The best example of this is wheat. Many of us could very easily have toast for breakfast, wheat pasta for lunch, cookies for afternoon tea and then perhaps some bread with our dinner.. Although this seems completely normal to most of us, 3 of these meals out of the 4 are almost exclusively made up of wheat - just in different forms.

While being nutritious, bananas are also extremely low in fat, which makes them an excellent food for eating in large quantities.

One of the easiest to eat and most common of banana meals is the Basic Bananas Smoothie. The great thing about the Basic Banana Smoothie is that it is basically just fruit. It doesn't contain any dairy and is sweetened by dates. You can also make an infinite amount of small changes to the basic recipe (like the addition of spices) to make it more palatable for you.

Basic Banana Smoothie

Cast your vote for Basic Banana Smoothie


Prep time: 5 min
Cook time: 5 min
Ready in: 10 min
Yields: 1 basic banana meal for one person


  • 8 large Bananas, ripe and spotty
  • 100 grams Dates
  • 1 cup Water
  • 1/4 teaspoon Spices, e.g. cinnamon, ground ginger, nutmeg (optional)


  1. Check dates for any pits and remove them
  2. Soak dates in the water for about an hour
  3. Put all ingredients (including date-soaking water) into a blender
  4. Blend until smooth, adding more water as necessary, to achieve the desired consistency.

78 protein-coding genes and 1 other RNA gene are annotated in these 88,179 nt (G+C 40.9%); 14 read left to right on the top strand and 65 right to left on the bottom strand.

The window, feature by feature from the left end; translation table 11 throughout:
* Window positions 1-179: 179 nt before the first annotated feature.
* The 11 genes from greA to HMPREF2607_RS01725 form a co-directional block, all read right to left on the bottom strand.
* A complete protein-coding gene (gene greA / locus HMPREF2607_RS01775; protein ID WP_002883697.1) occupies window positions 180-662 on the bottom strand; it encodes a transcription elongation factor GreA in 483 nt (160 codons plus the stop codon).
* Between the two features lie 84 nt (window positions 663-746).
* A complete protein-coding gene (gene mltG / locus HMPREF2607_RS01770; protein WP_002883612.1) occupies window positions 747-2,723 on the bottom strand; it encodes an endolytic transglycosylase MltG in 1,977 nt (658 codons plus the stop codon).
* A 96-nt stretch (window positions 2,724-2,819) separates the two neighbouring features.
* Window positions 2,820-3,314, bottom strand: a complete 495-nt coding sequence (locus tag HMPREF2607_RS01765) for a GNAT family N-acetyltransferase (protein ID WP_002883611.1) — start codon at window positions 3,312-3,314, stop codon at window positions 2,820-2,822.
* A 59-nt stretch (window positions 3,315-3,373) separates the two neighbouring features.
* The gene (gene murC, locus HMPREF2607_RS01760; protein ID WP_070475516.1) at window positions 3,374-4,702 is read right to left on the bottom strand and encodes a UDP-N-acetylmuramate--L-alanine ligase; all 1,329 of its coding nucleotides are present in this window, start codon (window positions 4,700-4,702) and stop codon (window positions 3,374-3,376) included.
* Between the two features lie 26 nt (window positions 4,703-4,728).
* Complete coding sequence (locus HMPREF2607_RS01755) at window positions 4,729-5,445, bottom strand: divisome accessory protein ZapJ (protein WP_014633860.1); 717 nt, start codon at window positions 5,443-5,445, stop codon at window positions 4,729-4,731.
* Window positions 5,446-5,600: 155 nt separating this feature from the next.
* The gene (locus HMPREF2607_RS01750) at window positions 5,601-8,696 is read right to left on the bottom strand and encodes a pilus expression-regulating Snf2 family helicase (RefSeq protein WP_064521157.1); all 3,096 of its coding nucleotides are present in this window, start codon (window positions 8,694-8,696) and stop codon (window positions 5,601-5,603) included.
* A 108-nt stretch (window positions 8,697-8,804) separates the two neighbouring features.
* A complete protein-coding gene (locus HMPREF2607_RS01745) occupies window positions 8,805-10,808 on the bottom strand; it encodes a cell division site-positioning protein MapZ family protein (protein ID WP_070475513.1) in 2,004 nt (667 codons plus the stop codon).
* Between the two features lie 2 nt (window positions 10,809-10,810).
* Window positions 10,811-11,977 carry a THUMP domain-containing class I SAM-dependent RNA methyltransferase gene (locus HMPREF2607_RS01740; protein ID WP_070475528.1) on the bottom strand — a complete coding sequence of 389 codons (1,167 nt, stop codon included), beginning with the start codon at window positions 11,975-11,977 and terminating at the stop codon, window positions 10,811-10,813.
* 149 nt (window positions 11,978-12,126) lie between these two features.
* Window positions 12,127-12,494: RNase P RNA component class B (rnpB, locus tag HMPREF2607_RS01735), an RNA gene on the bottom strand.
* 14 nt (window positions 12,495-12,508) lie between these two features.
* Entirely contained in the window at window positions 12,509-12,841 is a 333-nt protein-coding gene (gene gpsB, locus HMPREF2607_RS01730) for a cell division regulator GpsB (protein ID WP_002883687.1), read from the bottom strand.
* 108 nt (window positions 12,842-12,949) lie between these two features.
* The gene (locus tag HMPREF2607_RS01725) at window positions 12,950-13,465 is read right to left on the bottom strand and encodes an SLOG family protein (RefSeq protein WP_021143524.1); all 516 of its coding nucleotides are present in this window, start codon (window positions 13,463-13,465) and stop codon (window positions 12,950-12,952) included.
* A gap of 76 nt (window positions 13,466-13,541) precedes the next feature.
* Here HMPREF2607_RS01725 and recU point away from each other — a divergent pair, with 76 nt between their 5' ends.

5. Serve immediately
Nutrition Facts
Serving size: 1.5 litres
Calories 887
Calories from Fat18
% Daily Value *
Fat 2 g3%
Carbohydrates 230 g77%
Sugar 148 g
Fiber 26 g104%
Protein 10 g20%
Sodium 7 mg
* The Percent Daily Values are based on a 2,000 calorie diet, so your values may change depending on your calorie needs. The values here may not be 100% accurate because the recipes have not been professionally evaluated nor have they been evaluated by the U.S. FDA.

Would you try having a Basic Banana Meal?

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    • Rota profile imageAUTHOR


      4 years ago

      yeah, when they turn dark brown they arent good to eat raw, but when the are yellow with brown spots they are best for eating raw.

    • peachpurple profile image


      4 years ago from Home Sweet Home

      when the banana turns dark brown, nobody wants to eat them, i had to bake a cake with the banana

    • Rota profile imageAUTHOR


      5 years ago

      Yeah.. me too! I eat it almost daily. Filling, sweet, nutritious and makes you feel full of energy.

    • sweetpikez profile image

      Pinky de Garcia 

      5 years ago

      I love the banana smoothie!

    • Rota profile imageAUTHOR


      5 years ago

      Thanks for the comment SheGetsCreative. It's the first ever comment I have received on Hubpages!

    • SheGetsCreative profile image

      Angela F 

      5 years ago from Seattle, WA

      I love bananas but I have to admit if they look too spotty I won't eat them raw - I'll put them in a smoothie tho'.